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# Sketching graph logariths/exponential C3 Watch

1. I want to sketch y=4e^-2x

How would I do it? I know how the basic y=e^x looks, but I dont understand what you do when you have a negative power.
2. (Original post by Alex-Torres)
I want to sketch y=4e^-2x

How would I do it? I know how the basic y=e^x looks, but I dont understand what you do when you have a negative power.
Let f(x)=e^x

4f(x)=4e^x

4f(-x)=4e^-x

4f(-2x)=4e^-2x

Can you see what I've just done? Now all you have left to do is apply transformations to go through

f(x)-->4f(x)-->4f(-x)-->4f(-2x)
3. (Original post by Alex-Torres)
I want to sketch y=4e^-2x

How would I do it? I know how the basic y=e^x looks, but I dont understand what you do when you have a negative power.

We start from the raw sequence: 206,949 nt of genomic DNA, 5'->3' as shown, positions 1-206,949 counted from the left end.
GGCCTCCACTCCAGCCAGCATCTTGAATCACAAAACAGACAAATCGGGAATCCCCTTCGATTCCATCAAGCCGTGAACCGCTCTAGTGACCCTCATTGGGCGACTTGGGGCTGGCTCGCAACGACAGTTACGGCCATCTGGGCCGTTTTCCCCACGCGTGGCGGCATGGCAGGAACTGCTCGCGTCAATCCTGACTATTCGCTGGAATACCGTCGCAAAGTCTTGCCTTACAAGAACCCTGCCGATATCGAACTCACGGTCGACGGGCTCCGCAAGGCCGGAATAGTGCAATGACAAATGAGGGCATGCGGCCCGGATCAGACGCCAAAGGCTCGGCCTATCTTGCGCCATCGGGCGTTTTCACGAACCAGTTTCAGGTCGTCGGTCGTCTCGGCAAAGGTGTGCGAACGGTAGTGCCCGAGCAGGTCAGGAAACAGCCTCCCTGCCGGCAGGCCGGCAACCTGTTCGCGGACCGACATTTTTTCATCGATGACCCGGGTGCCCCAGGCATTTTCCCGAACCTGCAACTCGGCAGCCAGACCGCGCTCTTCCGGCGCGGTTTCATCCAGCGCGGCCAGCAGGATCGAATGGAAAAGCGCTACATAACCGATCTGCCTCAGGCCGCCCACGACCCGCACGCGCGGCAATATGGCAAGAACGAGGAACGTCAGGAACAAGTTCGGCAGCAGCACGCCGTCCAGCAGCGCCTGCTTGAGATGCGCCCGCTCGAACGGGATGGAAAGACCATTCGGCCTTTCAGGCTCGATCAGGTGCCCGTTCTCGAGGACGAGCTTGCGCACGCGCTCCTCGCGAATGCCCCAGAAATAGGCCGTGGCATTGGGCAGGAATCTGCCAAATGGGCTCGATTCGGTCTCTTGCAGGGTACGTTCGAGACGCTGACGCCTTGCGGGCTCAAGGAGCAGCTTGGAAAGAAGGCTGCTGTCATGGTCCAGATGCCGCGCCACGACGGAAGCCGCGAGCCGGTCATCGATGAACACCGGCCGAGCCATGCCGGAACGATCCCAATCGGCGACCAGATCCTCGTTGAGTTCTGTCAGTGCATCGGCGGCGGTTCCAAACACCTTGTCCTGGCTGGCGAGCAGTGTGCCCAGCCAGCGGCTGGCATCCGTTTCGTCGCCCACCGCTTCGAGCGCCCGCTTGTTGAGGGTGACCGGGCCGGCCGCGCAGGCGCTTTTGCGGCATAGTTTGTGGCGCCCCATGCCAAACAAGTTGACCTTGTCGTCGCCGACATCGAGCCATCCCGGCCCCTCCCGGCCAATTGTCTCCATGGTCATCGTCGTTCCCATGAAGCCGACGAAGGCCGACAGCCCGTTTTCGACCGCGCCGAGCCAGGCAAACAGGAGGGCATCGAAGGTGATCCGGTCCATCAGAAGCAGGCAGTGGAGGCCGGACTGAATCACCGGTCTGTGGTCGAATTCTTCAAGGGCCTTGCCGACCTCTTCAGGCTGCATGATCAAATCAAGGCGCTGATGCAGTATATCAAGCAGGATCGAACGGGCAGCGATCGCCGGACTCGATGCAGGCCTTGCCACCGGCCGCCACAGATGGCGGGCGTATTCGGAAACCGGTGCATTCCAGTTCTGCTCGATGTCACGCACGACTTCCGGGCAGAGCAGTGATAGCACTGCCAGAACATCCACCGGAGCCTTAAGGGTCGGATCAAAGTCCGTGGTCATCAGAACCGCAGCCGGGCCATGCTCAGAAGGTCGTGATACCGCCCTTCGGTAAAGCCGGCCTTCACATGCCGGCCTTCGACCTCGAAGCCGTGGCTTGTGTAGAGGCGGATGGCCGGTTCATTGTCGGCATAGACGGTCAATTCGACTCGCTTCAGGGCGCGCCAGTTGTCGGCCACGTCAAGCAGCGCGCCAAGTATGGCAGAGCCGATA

Personally I would forget about transformation rules, and think about the behaviour of this function.

When x = 0, y = 4 so you can mark the point (0, 4) on the y-axis.

As x gets bigger and bigger, e^(-2x) gets smaller and smaller. However, e^(something) is never zero, whatever 'something' is, so the graph will never touch the x-axis. So from the point (0,4) you can draw a gently sloping curve downwards that approaches the positive x-axis as an asymptote.

For x < 0 , e^(-2x) is positive and increasing as x gets more and more negative, so your curve extends upwards to infinity as x becomes more negative.

To complete the analysis properly, differentiate y to reassure yourself that there are no turning points on the graph.

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Updated: August 16, 2013
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